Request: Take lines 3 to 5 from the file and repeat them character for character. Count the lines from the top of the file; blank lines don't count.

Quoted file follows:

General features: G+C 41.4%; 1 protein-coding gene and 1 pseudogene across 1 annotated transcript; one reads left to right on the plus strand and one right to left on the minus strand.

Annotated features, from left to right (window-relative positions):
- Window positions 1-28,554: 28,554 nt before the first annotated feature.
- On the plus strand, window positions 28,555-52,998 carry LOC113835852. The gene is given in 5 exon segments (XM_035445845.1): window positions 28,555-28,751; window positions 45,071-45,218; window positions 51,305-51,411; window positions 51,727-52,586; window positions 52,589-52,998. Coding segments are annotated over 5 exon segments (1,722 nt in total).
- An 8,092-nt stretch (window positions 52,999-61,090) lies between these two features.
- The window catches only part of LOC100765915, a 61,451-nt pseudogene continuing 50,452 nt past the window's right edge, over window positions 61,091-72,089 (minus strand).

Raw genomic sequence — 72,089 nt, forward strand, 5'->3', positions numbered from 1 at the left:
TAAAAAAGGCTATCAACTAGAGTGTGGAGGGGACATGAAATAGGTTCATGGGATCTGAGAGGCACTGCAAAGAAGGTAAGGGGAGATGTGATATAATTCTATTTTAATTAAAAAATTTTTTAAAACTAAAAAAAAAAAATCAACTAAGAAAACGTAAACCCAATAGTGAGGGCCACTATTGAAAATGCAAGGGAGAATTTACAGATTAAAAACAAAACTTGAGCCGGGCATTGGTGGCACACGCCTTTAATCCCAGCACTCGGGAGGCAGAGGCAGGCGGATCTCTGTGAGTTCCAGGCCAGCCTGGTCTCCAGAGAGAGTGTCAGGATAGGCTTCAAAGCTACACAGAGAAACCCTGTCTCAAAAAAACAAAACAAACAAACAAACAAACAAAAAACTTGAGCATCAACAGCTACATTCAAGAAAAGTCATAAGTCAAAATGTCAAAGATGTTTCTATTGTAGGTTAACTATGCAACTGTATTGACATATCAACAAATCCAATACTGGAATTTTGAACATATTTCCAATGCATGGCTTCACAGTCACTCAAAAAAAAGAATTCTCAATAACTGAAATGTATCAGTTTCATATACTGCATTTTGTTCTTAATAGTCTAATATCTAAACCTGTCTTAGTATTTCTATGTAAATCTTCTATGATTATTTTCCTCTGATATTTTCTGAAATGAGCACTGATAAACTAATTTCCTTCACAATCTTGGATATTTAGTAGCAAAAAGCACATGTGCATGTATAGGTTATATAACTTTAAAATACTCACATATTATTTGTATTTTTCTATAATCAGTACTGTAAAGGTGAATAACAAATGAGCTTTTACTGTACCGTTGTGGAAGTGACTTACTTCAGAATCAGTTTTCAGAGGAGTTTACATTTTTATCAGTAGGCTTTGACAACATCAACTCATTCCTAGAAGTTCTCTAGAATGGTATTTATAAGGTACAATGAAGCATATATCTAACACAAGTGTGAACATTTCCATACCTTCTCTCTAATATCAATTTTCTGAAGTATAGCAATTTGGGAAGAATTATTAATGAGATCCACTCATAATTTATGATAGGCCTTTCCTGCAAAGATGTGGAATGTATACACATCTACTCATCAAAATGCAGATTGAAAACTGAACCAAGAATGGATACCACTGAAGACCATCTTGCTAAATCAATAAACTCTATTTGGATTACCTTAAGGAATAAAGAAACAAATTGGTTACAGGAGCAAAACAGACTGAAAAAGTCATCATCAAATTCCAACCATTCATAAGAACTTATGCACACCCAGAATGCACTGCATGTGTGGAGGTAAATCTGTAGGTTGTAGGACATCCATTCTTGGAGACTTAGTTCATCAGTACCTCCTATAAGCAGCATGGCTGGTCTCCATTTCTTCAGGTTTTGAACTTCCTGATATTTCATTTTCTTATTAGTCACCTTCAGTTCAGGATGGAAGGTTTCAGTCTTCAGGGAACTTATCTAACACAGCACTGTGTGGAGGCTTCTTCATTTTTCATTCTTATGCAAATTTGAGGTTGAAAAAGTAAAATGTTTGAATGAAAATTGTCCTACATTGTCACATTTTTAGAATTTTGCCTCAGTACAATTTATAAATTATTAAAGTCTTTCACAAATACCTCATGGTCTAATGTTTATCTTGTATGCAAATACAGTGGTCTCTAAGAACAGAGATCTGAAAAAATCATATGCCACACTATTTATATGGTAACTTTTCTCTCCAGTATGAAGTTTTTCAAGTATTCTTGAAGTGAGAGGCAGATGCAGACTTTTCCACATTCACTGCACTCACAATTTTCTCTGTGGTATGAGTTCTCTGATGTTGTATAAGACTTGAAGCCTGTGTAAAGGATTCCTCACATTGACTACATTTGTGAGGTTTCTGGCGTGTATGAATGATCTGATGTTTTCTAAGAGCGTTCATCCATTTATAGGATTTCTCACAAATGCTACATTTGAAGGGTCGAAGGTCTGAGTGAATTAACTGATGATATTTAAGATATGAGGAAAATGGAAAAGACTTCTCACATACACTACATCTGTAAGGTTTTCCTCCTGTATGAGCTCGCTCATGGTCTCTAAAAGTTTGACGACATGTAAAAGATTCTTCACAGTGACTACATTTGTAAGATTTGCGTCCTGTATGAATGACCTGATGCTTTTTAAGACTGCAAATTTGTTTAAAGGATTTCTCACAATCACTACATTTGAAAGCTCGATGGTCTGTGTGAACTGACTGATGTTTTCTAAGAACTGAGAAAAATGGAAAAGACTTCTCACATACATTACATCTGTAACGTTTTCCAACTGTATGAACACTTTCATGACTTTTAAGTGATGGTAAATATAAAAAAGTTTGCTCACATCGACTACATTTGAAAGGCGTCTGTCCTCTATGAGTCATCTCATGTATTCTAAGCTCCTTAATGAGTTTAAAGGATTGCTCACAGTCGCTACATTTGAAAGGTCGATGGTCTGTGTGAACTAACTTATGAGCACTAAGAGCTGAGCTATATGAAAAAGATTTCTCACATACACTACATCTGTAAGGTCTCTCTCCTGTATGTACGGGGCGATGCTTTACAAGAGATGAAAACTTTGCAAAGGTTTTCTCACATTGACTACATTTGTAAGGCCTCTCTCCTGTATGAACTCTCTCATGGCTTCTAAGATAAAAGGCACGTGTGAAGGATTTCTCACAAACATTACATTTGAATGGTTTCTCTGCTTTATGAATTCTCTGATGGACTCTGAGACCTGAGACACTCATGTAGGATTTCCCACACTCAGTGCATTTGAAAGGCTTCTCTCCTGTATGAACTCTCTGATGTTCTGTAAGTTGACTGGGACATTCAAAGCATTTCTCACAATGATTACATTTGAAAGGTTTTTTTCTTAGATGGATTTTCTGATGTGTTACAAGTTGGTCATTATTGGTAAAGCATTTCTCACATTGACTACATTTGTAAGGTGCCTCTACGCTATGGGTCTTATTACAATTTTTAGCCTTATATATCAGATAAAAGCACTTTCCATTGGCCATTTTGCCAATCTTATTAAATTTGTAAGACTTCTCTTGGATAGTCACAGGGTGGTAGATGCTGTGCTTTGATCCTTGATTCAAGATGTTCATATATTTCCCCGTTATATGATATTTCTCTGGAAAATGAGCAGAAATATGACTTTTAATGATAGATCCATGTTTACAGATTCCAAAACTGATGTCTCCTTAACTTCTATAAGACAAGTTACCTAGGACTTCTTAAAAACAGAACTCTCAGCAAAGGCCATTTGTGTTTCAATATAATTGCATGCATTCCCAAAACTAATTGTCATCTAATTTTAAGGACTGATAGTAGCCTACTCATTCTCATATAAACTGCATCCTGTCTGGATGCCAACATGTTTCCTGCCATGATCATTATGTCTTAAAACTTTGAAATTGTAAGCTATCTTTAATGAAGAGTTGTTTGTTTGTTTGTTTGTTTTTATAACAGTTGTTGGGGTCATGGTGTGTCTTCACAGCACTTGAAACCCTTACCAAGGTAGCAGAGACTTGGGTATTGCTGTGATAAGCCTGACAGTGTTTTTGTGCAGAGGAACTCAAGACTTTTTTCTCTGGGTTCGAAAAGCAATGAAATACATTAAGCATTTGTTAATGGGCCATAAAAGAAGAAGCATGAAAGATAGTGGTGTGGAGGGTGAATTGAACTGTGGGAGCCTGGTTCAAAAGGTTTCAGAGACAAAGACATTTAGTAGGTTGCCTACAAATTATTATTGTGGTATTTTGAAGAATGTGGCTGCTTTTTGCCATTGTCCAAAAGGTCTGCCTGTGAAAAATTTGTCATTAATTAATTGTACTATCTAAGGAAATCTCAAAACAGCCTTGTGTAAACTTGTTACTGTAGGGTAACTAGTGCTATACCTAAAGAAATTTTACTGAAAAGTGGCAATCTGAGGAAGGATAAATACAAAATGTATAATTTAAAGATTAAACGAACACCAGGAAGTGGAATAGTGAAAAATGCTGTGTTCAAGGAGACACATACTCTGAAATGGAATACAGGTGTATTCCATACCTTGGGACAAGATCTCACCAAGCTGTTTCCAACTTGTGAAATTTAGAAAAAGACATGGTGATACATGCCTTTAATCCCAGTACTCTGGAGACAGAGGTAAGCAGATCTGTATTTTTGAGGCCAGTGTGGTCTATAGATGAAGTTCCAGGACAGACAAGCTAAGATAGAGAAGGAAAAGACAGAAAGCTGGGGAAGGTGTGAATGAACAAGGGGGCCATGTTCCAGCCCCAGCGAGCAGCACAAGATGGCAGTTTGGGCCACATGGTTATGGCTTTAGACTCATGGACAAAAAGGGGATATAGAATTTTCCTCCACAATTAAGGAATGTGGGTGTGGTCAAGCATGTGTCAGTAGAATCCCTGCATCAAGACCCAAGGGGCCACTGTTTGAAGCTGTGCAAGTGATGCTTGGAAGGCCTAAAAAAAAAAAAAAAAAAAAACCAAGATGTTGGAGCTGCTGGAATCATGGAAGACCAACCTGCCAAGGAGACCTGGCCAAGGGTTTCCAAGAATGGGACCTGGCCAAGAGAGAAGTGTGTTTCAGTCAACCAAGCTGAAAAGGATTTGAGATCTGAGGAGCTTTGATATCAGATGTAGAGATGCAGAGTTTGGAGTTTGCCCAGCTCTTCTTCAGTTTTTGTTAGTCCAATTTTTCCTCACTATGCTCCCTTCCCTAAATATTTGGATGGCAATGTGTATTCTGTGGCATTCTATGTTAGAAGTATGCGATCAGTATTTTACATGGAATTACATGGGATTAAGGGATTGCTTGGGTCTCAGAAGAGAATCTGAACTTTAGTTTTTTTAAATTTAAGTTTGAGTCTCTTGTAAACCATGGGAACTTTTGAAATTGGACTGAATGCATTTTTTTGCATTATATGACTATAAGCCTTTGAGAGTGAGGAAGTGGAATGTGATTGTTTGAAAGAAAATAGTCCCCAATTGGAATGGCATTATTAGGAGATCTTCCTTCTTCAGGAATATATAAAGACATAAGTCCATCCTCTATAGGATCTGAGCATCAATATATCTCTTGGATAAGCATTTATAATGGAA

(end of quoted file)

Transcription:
- Window positions 1-28,554: 28,554 nt before the first annotated feature.
- On the plus strand, window positions 28,555-52,998 carry LOC113835852. The gene is given in 5 exon segments (XM_035445845.1): window positions 28,555-28,751; window positions 45,071-45,218; window positions 51,305-51,411; window positions 51,727-52,586; window positions 52,589-52,998. Coding segments are annotated over 5 exon segments (1,722 nt in total).
- An 8,092-nt stretch (window positions 52,999-61,090) lies between these two features.